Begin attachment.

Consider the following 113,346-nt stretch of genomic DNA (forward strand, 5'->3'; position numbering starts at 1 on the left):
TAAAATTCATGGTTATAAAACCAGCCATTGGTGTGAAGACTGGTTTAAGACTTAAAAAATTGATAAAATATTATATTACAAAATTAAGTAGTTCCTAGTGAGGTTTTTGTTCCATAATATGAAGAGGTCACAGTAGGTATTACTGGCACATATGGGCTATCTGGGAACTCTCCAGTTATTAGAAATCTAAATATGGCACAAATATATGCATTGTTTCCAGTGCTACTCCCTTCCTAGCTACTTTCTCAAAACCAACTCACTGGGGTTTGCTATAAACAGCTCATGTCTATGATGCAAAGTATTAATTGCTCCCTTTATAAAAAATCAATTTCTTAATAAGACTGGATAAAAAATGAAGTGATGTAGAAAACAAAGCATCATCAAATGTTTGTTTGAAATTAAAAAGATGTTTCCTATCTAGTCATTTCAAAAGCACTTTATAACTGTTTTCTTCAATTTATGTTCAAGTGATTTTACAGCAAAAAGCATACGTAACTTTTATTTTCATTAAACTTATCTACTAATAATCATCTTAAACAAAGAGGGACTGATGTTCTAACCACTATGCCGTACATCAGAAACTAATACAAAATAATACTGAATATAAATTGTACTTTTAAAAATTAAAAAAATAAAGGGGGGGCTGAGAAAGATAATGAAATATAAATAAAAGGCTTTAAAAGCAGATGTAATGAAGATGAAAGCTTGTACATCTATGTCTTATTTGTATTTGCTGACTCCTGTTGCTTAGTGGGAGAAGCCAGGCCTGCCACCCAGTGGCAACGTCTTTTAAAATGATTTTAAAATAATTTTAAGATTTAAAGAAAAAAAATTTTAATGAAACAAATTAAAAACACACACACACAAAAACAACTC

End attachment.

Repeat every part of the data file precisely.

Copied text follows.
Consider the following 113,346-nt stretch of genomic DNA (forward strand, 5'->3'; position numbering starts at 1 on the left):
TAAAATTCATGGTTATAAAACCAGCCATTGGTGTGAAGACTGGTTTAAGACTTAAAAAATTGATAAAATATTATATTACAAAATTAAGTAGTTCCTAGTGAGGTTTTTGTTCCATAATATGAAGAGGTCACAGTAGGTATTACTGGCACATATGGGCTATCTGGGAACTCTCCAGTTATTAGAAATCTAAATATGGCACAAATATATGCATTGTTTCCAGTGCTACTCCCTTCCTAGCTACTTTCTCAAAACCAACTCACTGGGGTTTGCTATAAACAGCTCATGTCTATGATGCAAAGTATTAATTGCTCCCTTTATAAAAAATCAATTTCTTAATAAGACTGGATAAAAAATGAAGTGATGTAGAAAACAAAGCATCATCAAATGTTTGTTTGAAATTAAAAAGATGTTTCCTATCTAGTCATTTCAAAAGCACTTTATAACTGTTTTCTTCAATTTATGTTCAAGTGATTTTACAGCAAAAAGCATACGTAACTTTTATTTTCATTAAACTTATCTACTAATAATCATCTTAAACAAAGAGGGACTGATGTTCTAACCACTATGCCGTACATCAGAAACTAATACAAAATAATACTGAATATAAATTGTACTTTTAAAAATTAAAAAAATAAAGGGGGGGCTGAGAAAGATAATGAAATATAAATAAAAGGCTTTAAAAGCAGATGTAATGAAGATGAAAGCTTGTACATCTATGTCTTATTTGTATTTGCTGACTCCTGTTGCTTAGTGGGAGAAGCCAGGCCTGCCACCCAGTGGCAACGTCTTTTAAAATGATTTTAAAATAATTTTAAGATTTAAAGAAAAAAAATTTTAATGAAACAAATTAAAAACACACACACACAAAAACAACTC